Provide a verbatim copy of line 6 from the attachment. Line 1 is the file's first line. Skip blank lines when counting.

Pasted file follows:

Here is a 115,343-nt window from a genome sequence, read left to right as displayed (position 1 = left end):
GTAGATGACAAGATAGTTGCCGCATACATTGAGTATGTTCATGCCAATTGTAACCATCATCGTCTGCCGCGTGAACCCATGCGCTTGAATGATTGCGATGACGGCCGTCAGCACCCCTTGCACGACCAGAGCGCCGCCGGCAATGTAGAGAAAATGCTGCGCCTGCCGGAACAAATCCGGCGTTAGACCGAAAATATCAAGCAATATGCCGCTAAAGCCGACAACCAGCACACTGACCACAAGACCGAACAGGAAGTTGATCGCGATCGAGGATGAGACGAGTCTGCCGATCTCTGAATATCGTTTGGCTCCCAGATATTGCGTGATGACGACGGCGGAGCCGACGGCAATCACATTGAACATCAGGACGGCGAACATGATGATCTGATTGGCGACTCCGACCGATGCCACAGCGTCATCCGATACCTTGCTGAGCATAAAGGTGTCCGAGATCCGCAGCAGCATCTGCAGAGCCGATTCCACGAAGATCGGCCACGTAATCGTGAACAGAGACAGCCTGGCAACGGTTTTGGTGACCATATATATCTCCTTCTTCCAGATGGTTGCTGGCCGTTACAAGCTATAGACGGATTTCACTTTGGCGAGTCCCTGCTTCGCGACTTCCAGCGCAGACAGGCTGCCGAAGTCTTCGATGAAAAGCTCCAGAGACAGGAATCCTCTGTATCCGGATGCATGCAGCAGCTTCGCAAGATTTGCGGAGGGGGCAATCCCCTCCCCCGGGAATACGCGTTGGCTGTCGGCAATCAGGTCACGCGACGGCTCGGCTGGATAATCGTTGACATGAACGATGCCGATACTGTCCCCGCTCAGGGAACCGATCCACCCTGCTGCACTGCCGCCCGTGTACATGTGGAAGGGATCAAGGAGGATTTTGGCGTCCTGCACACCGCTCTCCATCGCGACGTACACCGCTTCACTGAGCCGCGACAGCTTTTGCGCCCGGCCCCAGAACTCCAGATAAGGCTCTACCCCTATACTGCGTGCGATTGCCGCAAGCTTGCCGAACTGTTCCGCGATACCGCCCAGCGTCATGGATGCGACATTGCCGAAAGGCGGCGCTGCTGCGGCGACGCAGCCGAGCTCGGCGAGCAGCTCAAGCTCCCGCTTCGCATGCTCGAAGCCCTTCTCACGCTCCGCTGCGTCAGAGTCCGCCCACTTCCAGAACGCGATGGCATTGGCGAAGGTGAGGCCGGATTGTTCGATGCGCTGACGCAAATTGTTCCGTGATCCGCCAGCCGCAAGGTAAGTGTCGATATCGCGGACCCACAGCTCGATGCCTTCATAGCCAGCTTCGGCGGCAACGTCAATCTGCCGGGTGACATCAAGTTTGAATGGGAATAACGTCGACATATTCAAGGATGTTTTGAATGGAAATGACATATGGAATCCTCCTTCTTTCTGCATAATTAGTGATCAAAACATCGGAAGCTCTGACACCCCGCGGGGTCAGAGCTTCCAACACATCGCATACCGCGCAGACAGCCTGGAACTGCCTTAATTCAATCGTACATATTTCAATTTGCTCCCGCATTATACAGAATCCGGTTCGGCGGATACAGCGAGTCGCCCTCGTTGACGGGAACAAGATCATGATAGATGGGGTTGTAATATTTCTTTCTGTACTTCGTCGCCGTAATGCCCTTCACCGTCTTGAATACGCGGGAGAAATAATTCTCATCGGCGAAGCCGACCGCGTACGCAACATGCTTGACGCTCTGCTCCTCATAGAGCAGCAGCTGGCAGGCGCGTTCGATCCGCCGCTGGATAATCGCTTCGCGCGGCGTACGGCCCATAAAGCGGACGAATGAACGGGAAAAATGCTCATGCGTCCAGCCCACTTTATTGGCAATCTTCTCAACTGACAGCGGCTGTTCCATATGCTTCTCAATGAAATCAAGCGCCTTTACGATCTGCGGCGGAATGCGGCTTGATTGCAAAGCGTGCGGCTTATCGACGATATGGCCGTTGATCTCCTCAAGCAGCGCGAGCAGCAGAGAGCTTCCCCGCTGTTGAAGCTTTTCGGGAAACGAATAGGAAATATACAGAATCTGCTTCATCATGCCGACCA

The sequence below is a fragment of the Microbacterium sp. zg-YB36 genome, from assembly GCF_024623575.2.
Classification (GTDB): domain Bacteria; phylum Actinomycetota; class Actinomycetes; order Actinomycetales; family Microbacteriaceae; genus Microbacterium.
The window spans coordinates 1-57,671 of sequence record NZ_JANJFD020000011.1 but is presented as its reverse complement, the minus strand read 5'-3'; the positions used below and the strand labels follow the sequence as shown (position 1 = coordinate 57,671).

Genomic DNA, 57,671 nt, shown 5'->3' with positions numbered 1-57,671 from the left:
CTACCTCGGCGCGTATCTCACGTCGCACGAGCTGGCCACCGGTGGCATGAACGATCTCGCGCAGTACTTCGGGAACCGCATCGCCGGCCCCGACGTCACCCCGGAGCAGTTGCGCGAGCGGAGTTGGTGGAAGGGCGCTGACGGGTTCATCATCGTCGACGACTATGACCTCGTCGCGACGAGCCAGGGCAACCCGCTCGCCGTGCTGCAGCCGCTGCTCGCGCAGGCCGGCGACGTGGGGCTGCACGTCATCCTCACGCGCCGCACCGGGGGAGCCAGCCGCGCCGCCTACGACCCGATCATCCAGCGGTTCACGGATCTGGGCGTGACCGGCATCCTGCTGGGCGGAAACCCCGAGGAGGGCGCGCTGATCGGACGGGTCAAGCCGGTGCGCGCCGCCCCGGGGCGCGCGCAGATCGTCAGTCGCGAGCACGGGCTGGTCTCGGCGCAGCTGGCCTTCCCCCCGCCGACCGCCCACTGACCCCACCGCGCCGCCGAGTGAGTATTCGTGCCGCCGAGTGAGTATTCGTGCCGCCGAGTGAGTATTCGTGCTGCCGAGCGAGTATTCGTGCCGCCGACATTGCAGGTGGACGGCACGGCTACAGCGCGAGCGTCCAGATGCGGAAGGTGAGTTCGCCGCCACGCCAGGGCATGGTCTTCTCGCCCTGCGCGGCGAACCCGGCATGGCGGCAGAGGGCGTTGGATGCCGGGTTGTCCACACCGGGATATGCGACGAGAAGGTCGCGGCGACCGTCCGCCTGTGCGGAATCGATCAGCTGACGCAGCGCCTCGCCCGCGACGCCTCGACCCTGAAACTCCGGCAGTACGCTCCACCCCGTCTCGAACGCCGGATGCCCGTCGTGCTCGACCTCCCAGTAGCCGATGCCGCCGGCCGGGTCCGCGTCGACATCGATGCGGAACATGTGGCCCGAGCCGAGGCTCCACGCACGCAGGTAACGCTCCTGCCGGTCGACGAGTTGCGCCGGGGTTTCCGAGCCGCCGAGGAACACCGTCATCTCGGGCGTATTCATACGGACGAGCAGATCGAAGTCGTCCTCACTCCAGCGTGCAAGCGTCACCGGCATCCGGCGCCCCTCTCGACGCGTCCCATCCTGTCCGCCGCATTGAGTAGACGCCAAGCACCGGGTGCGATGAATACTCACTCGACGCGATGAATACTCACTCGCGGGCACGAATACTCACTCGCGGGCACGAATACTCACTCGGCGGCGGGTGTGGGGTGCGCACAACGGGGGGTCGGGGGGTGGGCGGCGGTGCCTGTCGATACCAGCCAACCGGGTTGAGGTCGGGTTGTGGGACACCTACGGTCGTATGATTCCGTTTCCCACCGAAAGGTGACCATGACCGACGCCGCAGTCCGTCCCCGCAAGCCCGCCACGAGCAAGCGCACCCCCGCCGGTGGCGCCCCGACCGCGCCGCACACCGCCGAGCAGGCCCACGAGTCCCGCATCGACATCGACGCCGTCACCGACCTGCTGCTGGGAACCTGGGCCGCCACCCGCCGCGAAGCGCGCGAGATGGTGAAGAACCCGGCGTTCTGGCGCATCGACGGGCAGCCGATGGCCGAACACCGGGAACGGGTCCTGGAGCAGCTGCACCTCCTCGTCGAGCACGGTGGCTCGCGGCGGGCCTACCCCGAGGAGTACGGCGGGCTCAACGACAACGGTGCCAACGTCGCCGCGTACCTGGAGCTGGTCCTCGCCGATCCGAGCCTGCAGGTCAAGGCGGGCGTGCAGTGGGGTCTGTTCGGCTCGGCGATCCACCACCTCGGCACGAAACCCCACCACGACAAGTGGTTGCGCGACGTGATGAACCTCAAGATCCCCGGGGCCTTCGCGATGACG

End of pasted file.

Genomic DNA, 57,671 nt, shown 5'->3' with positions numbered 1-57,671 from the left: